DC Power, Green Storage and Communication: Basis for Interconnected Micro Grids

By Dan Bishop

DC power distribution in a microgrid is significantly more efficient than AC power in communities with inputs from renewable power-generating sources (i.e. solar, wind power). DC power alleviates losses associated with design concerns on AC systems. When combined with recyclable and environmentally-sustainable DC energy storage, such as sodium-ion batteries and super capacitors, a reliable basis for long term energy independence and transition to renewable energy is possible. Through a hierarchy of immediate source storage to localized grid storage, surplus energy would become available to the primary (AC) grid in a controlled and productive manner. Conversely, microgrid energy storage would provide a controlled load when receiving power from the primary grid. By managing multiple energy inputs and outputs through an effective communication backbone, we can significantly reduce efficiency loss in the primary grid and have more options for supply and balance

In September 2017, Hurricane Maria delivered a tragic blow to Puerto Rico and its power infrastructure. Although news reports from March 2018 suggest that power has been restored to 90 percent of clients, a system using renewable power sources could create long-term energy independence, and serve as a proving-ground for the world. This is particularly an opportunity for the remaining 10 percent of customers who may otherwise be without power for some period of time. This approach also allows for conversion one region at a time, facilitating expansion and integration with existing grid infrastructure.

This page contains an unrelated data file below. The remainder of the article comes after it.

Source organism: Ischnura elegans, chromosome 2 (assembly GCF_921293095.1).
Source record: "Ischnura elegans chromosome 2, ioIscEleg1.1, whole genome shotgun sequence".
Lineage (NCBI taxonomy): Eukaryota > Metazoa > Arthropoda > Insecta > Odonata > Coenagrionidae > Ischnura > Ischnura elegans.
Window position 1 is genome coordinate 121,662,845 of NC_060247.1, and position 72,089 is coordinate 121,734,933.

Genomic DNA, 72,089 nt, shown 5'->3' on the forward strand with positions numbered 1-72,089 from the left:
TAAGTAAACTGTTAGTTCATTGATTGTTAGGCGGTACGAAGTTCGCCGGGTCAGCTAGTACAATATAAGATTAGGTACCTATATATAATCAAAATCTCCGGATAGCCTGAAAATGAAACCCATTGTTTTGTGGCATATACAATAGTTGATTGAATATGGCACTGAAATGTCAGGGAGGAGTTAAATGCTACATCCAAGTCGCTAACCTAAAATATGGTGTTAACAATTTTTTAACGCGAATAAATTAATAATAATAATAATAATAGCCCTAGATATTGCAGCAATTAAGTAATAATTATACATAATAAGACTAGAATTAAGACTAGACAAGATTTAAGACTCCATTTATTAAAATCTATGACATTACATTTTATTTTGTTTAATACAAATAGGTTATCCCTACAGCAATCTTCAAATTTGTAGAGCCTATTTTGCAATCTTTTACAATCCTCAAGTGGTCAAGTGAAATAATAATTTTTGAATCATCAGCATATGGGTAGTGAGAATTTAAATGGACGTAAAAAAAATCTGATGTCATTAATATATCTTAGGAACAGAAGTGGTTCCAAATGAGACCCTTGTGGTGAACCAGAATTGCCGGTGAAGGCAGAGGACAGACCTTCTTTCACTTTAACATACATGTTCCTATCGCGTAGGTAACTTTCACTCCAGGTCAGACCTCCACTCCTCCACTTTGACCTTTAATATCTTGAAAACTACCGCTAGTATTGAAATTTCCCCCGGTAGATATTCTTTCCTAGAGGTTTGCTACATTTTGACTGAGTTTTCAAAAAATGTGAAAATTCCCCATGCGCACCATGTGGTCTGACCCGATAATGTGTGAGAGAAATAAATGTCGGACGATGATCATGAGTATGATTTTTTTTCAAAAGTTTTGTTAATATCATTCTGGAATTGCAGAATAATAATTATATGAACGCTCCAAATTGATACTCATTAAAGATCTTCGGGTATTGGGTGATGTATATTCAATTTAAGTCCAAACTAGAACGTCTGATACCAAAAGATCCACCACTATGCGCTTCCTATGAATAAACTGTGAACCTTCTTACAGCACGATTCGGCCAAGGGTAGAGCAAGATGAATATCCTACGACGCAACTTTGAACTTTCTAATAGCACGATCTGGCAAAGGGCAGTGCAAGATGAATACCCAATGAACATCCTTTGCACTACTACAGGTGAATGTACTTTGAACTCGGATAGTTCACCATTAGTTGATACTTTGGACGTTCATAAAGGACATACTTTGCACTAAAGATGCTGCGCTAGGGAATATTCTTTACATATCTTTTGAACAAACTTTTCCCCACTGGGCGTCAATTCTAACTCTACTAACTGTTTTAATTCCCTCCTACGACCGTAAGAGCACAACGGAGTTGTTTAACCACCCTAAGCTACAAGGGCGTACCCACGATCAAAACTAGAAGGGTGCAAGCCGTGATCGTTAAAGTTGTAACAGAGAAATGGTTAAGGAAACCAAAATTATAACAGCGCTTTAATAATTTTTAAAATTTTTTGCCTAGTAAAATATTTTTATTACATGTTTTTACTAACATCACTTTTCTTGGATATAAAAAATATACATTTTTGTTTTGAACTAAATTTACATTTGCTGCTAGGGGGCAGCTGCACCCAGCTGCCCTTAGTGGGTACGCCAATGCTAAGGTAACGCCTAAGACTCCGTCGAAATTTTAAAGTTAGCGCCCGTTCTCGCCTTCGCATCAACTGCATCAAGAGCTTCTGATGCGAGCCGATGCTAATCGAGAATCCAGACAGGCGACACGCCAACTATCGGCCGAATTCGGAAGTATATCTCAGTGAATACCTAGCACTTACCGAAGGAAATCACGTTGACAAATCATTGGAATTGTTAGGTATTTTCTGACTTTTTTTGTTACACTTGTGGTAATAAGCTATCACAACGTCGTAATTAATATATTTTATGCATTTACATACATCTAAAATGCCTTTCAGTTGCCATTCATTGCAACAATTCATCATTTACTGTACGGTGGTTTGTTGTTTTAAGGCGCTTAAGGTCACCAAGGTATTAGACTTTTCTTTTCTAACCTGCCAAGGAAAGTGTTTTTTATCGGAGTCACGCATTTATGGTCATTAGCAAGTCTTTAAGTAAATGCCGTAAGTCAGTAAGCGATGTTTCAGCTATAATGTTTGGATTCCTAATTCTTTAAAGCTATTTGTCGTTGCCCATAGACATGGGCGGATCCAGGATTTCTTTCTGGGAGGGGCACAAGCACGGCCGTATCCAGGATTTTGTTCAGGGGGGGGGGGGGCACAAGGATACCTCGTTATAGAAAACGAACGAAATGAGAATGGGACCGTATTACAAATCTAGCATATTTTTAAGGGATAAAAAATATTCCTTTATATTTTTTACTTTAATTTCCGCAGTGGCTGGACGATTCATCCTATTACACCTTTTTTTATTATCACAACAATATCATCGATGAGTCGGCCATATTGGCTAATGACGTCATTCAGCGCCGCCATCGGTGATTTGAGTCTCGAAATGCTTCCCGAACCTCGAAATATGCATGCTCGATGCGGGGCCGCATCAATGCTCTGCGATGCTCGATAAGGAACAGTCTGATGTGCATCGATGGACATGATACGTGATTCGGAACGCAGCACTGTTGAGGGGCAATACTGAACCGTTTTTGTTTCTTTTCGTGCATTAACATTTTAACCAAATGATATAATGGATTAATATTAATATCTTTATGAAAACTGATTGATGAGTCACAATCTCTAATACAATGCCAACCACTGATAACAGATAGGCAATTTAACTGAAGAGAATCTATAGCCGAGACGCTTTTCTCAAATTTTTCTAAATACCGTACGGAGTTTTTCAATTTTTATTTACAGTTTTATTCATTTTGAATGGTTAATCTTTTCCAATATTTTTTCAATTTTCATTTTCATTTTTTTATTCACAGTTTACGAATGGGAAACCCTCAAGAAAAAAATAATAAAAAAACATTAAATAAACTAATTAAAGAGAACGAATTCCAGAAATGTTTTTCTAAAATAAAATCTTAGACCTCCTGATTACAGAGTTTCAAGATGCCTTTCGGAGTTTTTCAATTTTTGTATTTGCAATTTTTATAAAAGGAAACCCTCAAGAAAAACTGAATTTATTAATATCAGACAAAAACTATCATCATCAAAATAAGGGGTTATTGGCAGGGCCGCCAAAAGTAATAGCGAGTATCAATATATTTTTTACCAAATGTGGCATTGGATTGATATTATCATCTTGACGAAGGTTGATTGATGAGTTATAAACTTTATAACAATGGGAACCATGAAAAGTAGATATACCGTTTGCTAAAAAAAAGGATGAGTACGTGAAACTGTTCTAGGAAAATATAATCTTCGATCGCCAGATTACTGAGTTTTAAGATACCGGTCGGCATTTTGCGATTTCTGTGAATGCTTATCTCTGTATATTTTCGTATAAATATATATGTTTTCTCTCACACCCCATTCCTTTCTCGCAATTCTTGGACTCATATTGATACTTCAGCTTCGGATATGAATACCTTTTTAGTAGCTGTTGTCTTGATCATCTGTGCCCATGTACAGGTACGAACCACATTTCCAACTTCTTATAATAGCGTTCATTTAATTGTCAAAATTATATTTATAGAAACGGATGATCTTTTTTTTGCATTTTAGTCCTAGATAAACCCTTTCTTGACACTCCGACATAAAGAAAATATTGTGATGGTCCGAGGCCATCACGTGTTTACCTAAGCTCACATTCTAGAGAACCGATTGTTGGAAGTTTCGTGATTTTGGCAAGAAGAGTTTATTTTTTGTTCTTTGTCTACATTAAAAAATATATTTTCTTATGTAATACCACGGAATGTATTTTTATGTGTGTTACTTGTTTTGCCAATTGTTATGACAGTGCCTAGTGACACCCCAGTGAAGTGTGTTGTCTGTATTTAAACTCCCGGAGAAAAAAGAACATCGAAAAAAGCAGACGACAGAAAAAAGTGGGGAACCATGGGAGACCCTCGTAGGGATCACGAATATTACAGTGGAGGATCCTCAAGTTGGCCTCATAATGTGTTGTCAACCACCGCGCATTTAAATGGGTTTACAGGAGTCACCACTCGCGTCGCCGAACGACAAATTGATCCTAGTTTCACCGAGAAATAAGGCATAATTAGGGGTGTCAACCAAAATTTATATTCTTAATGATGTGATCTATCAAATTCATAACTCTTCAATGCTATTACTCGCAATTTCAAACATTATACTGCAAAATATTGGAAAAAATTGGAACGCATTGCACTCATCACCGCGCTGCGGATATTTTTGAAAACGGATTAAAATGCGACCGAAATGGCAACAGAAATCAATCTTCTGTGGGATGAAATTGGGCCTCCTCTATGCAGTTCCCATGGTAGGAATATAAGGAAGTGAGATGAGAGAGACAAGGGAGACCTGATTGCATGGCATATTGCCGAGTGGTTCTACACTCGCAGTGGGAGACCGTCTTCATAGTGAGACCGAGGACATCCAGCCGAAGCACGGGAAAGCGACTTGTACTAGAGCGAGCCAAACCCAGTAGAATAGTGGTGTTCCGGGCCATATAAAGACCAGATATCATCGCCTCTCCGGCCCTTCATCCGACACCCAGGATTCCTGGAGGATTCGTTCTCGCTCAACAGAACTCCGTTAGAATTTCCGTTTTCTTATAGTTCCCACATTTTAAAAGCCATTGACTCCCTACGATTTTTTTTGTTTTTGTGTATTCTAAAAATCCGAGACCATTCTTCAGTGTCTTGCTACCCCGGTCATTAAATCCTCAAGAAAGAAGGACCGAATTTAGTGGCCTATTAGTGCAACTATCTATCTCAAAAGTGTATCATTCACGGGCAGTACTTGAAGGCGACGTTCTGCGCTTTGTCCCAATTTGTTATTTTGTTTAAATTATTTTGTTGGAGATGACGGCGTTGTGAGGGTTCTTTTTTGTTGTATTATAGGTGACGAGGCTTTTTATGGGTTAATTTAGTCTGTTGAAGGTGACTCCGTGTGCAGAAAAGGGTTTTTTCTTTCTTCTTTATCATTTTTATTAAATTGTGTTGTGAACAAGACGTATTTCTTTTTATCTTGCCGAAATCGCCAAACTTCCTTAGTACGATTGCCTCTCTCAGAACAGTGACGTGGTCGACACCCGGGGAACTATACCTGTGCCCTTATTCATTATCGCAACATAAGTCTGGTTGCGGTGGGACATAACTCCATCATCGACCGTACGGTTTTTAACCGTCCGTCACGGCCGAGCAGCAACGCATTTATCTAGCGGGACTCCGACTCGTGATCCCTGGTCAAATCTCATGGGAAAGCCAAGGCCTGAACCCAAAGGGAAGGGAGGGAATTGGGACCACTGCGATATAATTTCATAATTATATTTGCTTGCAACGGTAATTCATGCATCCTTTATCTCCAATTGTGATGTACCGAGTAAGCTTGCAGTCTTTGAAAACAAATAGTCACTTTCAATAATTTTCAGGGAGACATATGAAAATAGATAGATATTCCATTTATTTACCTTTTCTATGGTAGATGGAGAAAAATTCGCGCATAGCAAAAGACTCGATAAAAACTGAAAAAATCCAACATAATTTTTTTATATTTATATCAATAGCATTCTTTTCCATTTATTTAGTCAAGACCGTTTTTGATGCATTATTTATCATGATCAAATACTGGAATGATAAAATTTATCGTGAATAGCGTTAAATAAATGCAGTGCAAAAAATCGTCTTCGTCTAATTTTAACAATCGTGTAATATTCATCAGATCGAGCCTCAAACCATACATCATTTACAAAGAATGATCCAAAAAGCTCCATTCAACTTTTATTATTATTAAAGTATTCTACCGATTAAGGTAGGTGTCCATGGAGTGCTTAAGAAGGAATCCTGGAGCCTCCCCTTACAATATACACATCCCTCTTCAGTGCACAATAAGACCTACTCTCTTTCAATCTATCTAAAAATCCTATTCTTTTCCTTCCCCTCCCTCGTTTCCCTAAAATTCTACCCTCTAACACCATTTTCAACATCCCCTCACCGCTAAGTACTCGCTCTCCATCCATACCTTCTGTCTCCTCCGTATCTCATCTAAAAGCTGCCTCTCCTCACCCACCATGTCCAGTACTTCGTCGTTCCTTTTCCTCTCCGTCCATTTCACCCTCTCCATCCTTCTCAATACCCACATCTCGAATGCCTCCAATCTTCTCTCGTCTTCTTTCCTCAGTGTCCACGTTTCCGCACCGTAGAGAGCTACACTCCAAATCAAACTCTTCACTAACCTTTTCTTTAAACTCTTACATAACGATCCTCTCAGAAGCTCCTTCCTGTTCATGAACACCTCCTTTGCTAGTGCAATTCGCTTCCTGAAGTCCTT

The proposal comprises three main objectives:

  1. DC: Use of direct-current (DC) power within a microgrid as part of a distributed energy resource (DER), including use of DC power in households and industrial venues.
  2. Multi-level storage/communication: Use of environmentally sustainable energy storage at multiple levels (combined with reliable communication). These designated storage levels are defined as follows:
    • Directly at the sources of “light” renewable power sources such as photo-voltaic (PV) or wind power, as “household-level” storage (HLS).
    • With renewables at “neighborhood-level” storage (NLS) or utility-level renewable (ULR) storage.
    • As a consolidated region (CR), for mass energy storage (high-level DER management).
  3. Efficient interaction with main grid: Storage at the CR level would interface with the main power grid (using alternating-current [AC]) and with collective micro grids that use DC power. The AC component of the CR would utilize smart inverters to optimize delivery from storage to the main grid.

Distributed power within a microgrid is currently inefficient when integrating renewable energy sources as AC. The need to integrate multiple renewable sources into a DER filled with AC taps (supply and load) adds unnecessary burden. Running a distributed system on DC, however, eliminates challenges associated with lead/lag of current to voltage (and cycle synchronization), requiring only the maintenance of voltage level. This solution is complemented by the use of battery storage (a DC operation). As with any transmission system, wire losses are incurred. For longer distance exchanges (between HLS and NLS) the DC voltage can be stepped-up higher to reduce current flow. The loss from conversion efficiency is much smaller compared to wire losses over distance at lower voltages. For exchanges between a neighboring HLS the drop in voltage from wire loss will naturally favor the closest storage exchange (higher voltage contributes first) which ultimately reduces losses.

Addressing Transition to DC in the Household:
LED lighting, cell-phone chargers, laptops, and other commercial devices run on DC, and can easily use DC-DC converters instead of AC/DC converters. DC brush-less motors are already used in industrial applications, and could be manufactured cheaply if mass-produced. It would be necessary to create a DC standard for household supply, but transitioning to DC does not represent an unreasonable burden technologically or financially, especially in the case of a new installation. Additionally, a recent comprehensive DC conversion study showed that a DC household (with energy storage) can save between 14-25 percent energy using DC instead of AC. Losses from the diode rectification of AC was listed as a large contributing factor.